NFL Player Salaries and the Playoffs: What Can We Predict?
A workmate and I recently sipped peppermint tea and vented our frustrations over NFL players’ outrageous salaries. I fretted over whether they are doing good for the world with all that money when this friend said with disgust, “I wonder how much the winning quarterback of the Super Bowl will get for his three hours in the spotlight.” “Good question,” I said, “I’m going to find out.”
Well, I soon learned that predicting an NFL payout is a tough task, especially for a girl who once forced an exasperated sigh from her boyfriend by calling NFL player’s uniforms, “outfits.” I had a lot to learn.
I checked in with my football-lovin’ friend in my company’s IT department and he taught me an important fact. Top NFL player’s contracts are complicated, one-of-a-kind documents designed to get around the salary cap. This means that some players aren’t paid right away – sometimes not until after they retire.
True football lovers already knew this. Me? Well… I didn’t.
So, next, I dug around on USA Today’s Salaries Database for the NFL and saw these wild fluctuations in Super Bowl quaterback’s earnings up close. Huge streams of money eventually flow toward NFL top salary earners. (And, by the way, these streams are really more like tsunamis.) But, the cash is bundled each year into three basic categories: signing bonus, salary or other bonuses (defined by USA Today as “roster, report, workout and other bonuses, plus any likely-to-be-earned bonuses”).
I zeroed in one of the Super Bowl quarterbacks I’d actually heard of – Tom Brady of the New England, Patriots. His former girlfriend was named Bridget and I always thought that was fun. I took a look at his earnings over the last five years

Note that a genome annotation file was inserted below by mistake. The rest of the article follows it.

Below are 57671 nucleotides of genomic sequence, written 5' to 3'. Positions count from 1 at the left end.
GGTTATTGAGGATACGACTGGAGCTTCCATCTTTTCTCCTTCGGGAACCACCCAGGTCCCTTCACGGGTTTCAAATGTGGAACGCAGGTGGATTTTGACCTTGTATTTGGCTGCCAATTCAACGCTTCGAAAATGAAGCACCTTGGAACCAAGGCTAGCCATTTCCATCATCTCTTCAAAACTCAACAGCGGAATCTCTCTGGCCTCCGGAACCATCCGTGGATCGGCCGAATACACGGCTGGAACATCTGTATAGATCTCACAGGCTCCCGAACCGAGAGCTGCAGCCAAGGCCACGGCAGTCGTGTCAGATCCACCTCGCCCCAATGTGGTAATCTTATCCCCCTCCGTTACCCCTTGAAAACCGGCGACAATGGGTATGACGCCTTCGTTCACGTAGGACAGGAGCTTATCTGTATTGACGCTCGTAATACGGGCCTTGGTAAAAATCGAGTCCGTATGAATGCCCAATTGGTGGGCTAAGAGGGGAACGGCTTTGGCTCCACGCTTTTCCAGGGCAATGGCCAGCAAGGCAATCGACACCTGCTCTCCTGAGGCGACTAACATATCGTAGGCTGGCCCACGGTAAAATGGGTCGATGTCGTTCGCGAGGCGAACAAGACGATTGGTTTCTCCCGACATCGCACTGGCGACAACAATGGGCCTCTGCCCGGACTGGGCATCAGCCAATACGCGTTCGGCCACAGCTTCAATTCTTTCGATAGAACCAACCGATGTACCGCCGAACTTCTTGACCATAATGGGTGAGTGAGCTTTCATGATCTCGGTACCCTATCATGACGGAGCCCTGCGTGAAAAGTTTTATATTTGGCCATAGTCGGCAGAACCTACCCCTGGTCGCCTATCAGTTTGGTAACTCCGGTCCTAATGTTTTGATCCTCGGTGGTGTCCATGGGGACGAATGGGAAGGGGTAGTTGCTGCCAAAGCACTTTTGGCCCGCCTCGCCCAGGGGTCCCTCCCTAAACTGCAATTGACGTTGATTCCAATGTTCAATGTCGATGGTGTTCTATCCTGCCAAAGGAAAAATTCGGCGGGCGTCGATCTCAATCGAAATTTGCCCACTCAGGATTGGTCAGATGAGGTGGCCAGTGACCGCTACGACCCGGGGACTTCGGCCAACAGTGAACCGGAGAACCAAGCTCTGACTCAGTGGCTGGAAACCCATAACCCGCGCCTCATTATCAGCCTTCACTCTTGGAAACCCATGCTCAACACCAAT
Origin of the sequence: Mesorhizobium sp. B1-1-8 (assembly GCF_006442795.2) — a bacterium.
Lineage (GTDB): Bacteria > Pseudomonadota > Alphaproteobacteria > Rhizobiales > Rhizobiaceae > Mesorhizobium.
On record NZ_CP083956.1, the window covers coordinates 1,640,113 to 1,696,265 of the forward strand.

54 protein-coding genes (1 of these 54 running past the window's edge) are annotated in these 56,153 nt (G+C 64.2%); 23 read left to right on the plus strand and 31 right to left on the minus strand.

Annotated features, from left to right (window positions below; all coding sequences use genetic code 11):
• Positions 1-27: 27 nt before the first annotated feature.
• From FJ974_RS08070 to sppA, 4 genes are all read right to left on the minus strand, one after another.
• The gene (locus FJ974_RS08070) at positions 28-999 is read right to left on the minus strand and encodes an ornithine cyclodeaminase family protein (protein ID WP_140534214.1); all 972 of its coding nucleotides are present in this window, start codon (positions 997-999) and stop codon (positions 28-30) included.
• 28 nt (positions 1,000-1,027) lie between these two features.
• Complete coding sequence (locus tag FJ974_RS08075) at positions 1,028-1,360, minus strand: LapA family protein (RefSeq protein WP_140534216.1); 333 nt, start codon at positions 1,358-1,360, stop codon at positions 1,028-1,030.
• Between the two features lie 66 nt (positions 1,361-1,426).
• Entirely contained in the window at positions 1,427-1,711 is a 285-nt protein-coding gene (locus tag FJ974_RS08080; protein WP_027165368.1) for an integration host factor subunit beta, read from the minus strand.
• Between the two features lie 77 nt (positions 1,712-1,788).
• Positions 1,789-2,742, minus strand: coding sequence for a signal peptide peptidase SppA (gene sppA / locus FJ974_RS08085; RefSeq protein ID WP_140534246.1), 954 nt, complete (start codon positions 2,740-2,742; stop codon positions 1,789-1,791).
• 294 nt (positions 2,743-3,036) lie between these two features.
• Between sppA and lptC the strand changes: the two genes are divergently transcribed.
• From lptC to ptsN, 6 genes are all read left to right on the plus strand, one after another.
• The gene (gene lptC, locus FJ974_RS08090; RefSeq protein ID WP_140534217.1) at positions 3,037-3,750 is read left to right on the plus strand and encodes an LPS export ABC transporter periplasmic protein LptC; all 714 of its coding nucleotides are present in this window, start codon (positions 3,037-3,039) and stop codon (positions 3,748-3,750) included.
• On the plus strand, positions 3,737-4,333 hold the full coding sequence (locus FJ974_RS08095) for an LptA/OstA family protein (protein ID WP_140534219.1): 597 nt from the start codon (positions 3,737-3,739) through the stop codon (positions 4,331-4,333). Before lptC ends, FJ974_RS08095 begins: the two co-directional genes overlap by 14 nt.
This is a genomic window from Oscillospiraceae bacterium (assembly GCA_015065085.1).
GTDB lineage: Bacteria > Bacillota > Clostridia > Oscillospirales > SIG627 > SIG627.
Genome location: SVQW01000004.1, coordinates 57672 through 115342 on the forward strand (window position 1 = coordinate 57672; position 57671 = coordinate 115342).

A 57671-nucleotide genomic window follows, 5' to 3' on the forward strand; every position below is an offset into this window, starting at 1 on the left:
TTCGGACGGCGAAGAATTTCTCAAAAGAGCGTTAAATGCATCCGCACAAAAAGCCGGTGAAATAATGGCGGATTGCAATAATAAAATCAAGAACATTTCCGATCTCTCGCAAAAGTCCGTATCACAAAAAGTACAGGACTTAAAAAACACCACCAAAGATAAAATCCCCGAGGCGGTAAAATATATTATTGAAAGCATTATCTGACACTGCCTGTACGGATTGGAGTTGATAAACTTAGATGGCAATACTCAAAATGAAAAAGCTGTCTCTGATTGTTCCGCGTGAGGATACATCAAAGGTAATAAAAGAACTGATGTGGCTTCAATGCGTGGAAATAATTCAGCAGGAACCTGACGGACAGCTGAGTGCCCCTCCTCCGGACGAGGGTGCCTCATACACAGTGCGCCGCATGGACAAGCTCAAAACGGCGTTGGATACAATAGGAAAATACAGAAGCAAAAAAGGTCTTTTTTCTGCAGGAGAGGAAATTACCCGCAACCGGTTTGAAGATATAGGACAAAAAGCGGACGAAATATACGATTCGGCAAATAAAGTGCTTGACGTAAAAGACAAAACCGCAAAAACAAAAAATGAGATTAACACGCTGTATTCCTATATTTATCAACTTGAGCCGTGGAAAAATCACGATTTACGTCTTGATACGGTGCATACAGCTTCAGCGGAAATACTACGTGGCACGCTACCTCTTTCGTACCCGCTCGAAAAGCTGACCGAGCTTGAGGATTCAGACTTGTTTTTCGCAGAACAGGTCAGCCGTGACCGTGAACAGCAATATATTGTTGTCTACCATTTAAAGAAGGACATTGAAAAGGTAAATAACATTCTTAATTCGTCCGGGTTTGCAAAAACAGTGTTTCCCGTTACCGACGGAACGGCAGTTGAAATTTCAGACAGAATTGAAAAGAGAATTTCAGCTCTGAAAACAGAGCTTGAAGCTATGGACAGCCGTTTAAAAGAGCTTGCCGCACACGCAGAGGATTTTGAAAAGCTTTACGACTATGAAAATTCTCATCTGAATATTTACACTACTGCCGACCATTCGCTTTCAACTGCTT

Turns out that Tom Brady’s recent earning provide a great example of how variable a top NFL player’s salary can be.
For example, in the 2007 season, a year he made it to the Super Bowl, Tom Brady made only $5,160 in other bonuses. But, he received $5,280,000 in signing bonus money. What happened the next year when he didn’t make the Super Bowl? He earned $3,001,320 in other bonuses. Must have been that tricky contract.
Take a look at Brady’s last five years and you’ll see how unpredictable, but ultimately big, the money Tom Brady received outside of his base salary actually was. Keep in mind, he went to the Super Bowl in 2004 and 2007 and made it the playoffs in 2005 and 2006.
Tom Brady’s Income for the 2004-2008 Seasons
|Year||Base Salary||Signing Bonus||Other Bonus||Total Salary||Cap Value|
|2008||$ 5,000,000||$ 5,280,000||$ 3,001,320||$ 8,001,320||$ 14,621,320|
|2007||$ 720,000||$ 5,280,000||$ 5,160||$ 6,005,160||$ 7,345,160|
|2006||$ 4,000,000||$ 0||$ 12,004,840||$ 16,004,840||$ 13,828,590|
|2005||$ 1,000,000||$ 14,500,000||$ 154,180||$ 15,654,180||$ 8,427,930|
|2004||$ 535,000||$ 4,965,000||$ 4,200||$ 5,504,200||$ 5,062,950|
So, when the Arizona Cardinals and Pittsburgh Steelers face-off on Feb. 1, I don’t know how much each quarterback will make for the game and I’m not sure if anyone does, just yet. But, I do know that (1) it will be a lot and (2) it may not arrive for a while.
Oh, and, if they let women into the NFL, I would be happy with just the NFL minimum salary of $285,000. Anyone hiring a 6’0″ gal who once played rugby?